BURLINGTON, Vt. -- Having water and muck in your house is an unpleasant experience, but federal officials say they may be to able to help with clean-up and other, not immediately apparent, problems that resulted from this spring's flooding.
The Federal Emergency Management Agency is reminding Vermonters who suffered damages to their homes as the result of rains and flooding earlier this year that there may be additional financial assistance to remove household debris.
"Vermont residents may have had to dispose of piles of wet carpeting, crumbling sheetrock, and moldy personal property as they tried to restore their dwellings to safe, sanitary and functional condition after the spring floods," said FEMA's Federal Coordinating Officer Craig Gilbert.
"If FEMA assistance included a grant for household debris removal, and if that money was insufficient to alleviate the problem, applicants should call 800-621-3362 or visit a Disaster Recovery Center to see if they are eligible for additional funds," Gilbert said.
In some cases, the amount of household debris -- measured in square yards -- may have been underestimated by the inspection report.
Federal grants should be used for the purposes described in correspondence from FEMA and receipts should be kept to document how funds were used.
Vegetative debris from fallen trees or uprooted shrubbery may be eligible for removal if it is blocking entrances or exits to the home or if it prevents emergency vehicles from gaining access to a home on a private road.
Officials are also reminding residents who suffered flooding to check their furnaces for damage.
"Most people are not thinking about their furnaces during the summer, but they need to know the extent of any damage now," said Vermont Emergency Management Director Mike O'Neil. "Residents have 60 days from the date of their eligibility letter from FEMA to report unresolved problems with their heating systems."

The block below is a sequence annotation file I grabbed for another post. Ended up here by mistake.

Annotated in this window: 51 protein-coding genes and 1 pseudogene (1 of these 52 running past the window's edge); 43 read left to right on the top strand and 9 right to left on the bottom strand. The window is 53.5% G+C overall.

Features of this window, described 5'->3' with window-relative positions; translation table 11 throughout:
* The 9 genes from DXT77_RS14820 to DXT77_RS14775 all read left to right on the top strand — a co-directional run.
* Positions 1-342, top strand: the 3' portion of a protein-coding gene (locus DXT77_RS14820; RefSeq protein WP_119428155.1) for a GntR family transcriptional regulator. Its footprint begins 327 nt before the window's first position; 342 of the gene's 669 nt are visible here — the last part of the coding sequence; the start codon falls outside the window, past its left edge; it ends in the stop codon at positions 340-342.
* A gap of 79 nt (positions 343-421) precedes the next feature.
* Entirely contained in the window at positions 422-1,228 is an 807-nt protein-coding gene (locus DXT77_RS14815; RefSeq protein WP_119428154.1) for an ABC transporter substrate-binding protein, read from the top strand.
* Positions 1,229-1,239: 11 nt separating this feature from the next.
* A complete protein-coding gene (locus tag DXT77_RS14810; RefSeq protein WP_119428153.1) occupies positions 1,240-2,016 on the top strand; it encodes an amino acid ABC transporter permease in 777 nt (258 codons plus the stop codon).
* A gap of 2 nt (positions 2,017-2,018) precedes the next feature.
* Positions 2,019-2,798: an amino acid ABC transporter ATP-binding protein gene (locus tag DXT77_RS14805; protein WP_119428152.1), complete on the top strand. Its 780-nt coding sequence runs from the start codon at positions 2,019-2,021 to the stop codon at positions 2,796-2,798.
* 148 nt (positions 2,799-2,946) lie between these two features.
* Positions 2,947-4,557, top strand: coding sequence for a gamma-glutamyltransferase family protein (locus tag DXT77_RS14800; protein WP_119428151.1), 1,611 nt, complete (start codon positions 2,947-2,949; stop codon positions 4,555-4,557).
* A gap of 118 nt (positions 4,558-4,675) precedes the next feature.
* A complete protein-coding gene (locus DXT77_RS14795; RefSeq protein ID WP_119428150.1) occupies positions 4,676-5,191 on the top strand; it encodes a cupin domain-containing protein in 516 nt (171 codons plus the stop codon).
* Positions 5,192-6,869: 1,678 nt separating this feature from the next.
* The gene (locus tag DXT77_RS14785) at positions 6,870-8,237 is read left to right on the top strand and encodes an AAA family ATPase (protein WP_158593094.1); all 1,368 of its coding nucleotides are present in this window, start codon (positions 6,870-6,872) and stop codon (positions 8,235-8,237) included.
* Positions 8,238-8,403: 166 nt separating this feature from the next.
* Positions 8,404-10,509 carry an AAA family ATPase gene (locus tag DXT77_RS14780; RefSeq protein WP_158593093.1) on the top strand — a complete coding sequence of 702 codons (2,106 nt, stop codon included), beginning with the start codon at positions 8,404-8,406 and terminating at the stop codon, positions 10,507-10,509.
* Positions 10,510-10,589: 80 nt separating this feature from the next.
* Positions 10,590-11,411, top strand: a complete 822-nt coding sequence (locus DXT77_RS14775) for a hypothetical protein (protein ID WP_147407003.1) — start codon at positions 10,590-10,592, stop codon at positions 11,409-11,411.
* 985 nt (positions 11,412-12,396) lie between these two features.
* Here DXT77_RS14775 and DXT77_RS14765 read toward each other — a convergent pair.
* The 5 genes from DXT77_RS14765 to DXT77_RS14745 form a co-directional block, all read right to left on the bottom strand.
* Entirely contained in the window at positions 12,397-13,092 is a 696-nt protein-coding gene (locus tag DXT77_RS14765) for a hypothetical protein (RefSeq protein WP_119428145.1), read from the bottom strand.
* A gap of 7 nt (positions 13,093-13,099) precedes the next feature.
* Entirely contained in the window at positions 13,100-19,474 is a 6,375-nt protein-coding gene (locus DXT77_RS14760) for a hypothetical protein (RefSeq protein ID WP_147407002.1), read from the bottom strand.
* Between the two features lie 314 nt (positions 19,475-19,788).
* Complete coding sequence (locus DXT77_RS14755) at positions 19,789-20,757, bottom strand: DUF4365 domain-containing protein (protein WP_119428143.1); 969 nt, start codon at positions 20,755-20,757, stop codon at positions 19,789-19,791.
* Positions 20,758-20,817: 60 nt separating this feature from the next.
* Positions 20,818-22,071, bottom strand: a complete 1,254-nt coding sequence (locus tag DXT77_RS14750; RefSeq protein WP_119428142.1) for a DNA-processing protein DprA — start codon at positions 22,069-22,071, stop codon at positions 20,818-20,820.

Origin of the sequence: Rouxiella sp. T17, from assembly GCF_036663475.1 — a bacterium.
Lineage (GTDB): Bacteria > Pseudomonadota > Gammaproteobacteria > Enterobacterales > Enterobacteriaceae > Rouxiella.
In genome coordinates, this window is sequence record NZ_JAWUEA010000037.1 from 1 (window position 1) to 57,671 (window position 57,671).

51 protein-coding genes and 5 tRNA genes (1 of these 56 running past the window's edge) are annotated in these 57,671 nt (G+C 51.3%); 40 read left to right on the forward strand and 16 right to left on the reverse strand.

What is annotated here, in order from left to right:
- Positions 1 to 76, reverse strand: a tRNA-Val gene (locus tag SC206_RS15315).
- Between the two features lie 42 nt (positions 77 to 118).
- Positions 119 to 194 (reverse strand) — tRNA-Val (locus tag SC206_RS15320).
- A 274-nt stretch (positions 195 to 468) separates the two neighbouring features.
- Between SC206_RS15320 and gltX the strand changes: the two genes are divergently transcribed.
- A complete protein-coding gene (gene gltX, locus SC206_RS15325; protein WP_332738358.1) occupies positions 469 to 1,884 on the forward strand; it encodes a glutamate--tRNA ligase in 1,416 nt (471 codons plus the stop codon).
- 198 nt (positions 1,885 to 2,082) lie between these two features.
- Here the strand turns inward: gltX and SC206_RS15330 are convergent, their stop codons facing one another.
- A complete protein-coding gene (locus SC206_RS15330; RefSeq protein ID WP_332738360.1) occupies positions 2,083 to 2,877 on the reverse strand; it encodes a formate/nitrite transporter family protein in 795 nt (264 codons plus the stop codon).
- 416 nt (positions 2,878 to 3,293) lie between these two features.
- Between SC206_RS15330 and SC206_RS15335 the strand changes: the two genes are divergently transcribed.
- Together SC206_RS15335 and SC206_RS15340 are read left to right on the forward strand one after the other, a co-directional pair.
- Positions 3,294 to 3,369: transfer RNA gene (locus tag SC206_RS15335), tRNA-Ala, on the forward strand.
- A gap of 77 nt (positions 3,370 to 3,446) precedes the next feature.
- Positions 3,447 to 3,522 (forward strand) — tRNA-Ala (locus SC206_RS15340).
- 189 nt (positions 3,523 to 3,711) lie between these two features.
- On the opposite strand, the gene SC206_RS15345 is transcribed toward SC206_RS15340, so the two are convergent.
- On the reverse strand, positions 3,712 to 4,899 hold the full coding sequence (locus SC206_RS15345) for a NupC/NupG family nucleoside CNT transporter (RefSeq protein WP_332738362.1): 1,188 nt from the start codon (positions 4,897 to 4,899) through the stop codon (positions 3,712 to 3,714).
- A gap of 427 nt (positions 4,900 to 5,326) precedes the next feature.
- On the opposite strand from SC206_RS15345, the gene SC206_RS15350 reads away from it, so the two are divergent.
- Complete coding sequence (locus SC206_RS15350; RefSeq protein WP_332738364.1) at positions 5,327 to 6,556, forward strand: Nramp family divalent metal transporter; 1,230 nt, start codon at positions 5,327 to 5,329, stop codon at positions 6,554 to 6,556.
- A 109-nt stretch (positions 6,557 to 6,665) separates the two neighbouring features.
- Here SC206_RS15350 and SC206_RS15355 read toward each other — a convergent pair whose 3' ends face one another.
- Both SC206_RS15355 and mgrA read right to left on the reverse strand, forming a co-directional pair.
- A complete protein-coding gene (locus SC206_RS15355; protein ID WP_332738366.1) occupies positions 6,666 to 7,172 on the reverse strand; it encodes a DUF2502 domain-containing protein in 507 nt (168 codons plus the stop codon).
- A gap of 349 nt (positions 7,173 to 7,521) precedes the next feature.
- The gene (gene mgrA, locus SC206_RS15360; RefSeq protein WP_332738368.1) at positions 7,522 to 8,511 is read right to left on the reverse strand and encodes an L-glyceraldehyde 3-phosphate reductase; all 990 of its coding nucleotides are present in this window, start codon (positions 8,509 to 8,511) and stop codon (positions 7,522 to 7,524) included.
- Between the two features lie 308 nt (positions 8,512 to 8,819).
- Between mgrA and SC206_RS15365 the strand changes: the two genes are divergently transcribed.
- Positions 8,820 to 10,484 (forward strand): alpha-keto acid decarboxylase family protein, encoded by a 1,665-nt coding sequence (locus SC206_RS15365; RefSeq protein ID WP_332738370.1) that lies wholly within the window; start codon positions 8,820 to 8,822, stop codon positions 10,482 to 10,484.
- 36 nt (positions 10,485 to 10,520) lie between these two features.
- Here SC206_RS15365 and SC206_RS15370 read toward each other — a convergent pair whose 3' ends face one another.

A FEMA inspection may lead to funding for cleaning and testing; repairing and testing; or replacement of the heating system.
It is important to ascertain whether the FEMA grant made the heating system functional and to contact FEMA immediately if it did not. Again, anyone with questions should call 800-621-FEMA or visit a Disaster Recovery Center. Currently, there are centers located in Barre; St. Johnsbury; and Colchester.
To find the nearest open center to you, log on to www.fema.gov/drclocator.
Disaster recovery assistance is available without regard to race, color, religion, nationality, sex, age, disability, English proficiency or economic status. If you or someone you know has been discriminated against, call FEMA toll-free at 800-621-FEMA (3362). Those with a speech disability or hearing loss who use a TTY may call 1-800-462-7585 directly; or call 1-800-621-3362 if using 711 or Video Relay Service (VRS).
FEMA's temporary housing assistance and grants for public transportation expenses, medical and dental expenses, and funeral and burial expenses do not require individuals to apply for an SBA loan. However, applicants who receive SBA loan applications must submit them to SBA loan officers to be eligible for assistance that covers personal property, vehicle repair or replacement, and moving and storage expenses.
SBA disaster loan information and application forms may be obtained by calling the SBA's Customer Service Center at 800-659-2955 (800-877-8339 for people with speech or hearing disabilities) Monday through Friday from 8 a.m. to 6 p.m. ET or by sending an e-mail to email@example.com. Applications can also be downloaded from www.sba.gov or completed on-line at disasterloan.sba.gov/ela/.
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